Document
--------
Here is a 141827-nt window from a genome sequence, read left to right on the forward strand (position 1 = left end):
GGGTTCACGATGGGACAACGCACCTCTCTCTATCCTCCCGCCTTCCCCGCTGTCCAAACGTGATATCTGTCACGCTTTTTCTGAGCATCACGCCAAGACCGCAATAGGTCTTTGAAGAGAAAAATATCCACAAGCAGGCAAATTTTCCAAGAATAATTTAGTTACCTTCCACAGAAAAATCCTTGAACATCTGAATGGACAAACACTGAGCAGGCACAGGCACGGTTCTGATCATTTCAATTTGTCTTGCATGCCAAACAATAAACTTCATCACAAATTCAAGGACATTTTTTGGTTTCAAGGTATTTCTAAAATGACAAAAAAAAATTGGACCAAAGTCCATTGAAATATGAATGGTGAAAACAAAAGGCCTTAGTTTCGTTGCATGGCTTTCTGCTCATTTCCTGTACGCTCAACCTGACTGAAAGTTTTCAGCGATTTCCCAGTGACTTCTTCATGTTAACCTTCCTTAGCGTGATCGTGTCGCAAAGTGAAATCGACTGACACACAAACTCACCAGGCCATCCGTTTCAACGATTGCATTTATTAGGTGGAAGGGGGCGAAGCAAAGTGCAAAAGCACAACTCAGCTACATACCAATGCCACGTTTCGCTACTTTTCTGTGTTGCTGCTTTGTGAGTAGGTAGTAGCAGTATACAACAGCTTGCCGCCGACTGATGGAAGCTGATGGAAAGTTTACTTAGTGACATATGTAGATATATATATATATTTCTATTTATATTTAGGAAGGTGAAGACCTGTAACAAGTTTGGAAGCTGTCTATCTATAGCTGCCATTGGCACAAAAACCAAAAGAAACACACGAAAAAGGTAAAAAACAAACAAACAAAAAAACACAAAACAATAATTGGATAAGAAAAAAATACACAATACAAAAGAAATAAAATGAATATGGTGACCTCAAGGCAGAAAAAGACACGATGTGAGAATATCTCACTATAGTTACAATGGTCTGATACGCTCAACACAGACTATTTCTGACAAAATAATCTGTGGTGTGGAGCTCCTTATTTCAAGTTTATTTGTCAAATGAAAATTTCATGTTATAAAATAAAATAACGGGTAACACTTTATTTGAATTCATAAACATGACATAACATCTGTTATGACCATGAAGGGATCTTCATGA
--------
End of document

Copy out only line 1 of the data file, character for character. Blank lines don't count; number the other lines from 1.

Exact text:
Here is a 141827-nt window from a genome sequence, read left to right on the forward strand (position 1 = left end):